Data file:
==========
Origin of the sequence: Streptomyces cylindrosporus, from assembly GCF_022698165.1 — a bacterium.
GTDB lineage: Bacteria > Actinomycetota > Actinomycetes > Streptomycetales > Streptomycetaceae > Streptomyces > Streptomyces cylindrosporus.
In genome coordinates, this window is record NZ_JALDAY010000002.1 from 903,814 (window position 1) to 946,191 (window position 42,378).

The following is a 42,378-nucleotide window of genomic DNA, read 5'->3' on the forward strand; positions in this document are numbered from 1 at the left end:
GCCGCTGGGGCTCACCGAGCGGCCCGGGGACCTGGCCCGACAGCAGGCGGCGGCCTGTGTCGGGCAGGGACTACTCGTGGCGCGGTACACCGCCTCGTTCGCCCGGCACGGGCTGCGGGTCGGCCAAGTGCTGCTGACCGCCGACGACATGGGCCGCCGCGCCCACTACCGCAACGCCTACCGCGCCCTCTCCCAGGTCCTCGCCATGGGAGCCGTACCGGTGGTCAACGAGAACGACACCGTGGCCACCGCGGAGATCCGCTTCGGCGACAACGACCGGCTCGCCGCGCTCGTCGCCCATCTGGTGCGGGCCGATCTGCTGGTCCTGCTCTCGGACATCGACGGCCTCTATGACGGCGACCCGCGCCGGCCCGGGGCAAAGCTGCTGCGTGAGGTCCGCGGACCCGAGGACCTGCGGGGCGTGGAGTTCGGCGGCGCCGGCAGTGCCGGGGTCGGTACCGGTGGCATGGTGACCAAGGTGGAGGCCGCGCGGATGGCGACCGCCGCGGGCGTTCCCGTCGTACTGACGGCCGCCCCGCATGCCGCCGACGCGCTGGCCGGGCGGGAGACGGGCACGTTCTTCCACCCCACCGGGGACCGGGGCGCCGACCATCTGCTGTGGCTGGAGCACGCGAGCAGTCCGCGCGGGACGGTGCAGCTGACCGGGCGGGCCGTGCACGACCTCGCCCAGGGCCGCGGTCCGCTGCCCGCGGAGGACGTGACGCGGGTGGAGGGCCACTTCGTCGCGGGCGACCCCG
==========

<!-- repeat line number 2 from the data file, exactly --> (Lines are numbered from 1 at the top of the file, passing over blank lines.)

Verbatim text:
GTDB lineage: Bacteria > Actinomycetota > Actinomycetes > Streptomycetales > Streptomycetaceae > Streptomyces > Streptomyces cylindrosporus.